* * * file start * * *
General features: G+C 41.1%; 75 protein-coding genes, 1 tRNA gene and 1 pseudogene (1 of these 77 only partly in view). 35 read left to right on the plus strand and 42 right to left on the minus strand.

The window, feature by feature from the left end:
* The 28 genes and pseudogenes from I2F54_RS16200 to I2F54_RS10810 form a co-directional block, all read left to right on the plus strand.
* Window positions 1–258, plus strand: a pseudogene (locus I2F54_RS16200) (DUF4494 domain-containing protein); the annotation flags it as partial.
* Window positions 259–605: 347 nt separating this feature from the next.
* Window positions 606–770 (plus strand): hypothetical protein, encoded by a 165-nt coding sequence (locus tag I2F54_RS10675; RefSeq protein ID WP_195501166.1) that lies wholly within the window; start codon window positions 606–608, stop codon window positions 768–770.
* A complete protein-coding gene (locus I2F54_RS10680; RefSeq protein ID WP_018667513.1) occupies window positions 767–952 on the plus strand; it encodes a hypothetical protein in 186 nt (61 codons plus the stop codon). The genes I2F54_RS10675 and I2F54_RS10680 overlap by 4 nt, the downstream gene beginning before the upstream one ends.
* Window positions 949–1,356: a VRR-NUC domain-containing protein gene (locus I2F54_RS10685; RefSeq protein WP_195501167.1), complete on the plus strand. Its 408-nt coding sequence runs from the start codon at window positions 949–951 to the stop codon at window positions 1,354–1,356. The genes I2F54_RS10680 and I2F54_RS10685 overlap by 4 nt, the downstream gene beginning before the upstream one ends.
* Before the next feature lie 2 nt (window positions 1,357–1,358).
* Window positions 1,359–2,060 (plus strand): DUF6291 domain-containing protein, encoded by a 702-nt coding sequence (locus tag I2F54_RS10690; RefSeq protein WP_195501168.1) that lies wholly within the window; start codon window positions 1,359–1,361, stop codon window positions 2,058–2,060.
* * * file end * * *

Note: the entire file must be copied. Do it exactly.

General features: G+C 41.1%; 75 protein-coding genes, 1 tRNA gene and 1 pseudogene (1 of these 77 only partly in view). 35 read left to right on the plus strand and 42 right to left on the minus strand.

The window, feature by feature from the left end:
* The 28 genes and pseudogenes from I2F54_RS16200 to I2F54_RS10810 form a co-directional block, all read left to right on the plus strand.
* Window positions 1–258, plus strand: a pseudogene (locus I2F54_RS16200) (DUF4494 domain-containing protein); the annotation flags it as partial.
* Window positions 259–605: 347 nt separating this feature from the next.
* Window positions 606–770 (plus strand): hypothetical protein, encoded by a 165-nt coding sequence (locus tag I2F54_RS10675; RefSeq protein ID WP_195501166.1) that lies wholly within the window; start codon window positions 606–608, stop codon window positions 768–770.
* A complete protein-coding gene (locus I2F54_RS10680; RefSeq protein ID WP_018667513.1) occupies window positions 767–952 on the plus strand; it encodes a hypothetical protein in 186 nt (61 codons plus the stop codon). The genes I2F54_RS10675 and I2F54_RS10680 overlap by 4 nt, the downstream gene beginning before the upstream one ends.
* Window positions 949–1,356: a VRR-NUC domain-containing protein gene (locus I2F54_RS10685; RefSeq protein WP_195501167.1), complete on the plus strand. Its 408-nt coding sequence runs from the start codon at window positions 949–951 to the stop codon at window positions 1,354–1,356. The genes I2F54_RS10680 and I2F54_RS10685 overlap by 4 nt, the downstream gene beginning before the upstream one ends.
* Before the next feature lie 2 nt (window positions 1,357–1,358).
* Window positions 1,359–2,060 (plus strand): DUF6291 domain-containing protein, encoded by a 702-nt coding sequence (locus tag I2F54_RS10690; RefSeq protein WP_195501168.1) that lies wholly within the window; start codon window positions 1,359–1,361, stop codon window positions 2,058–2,060.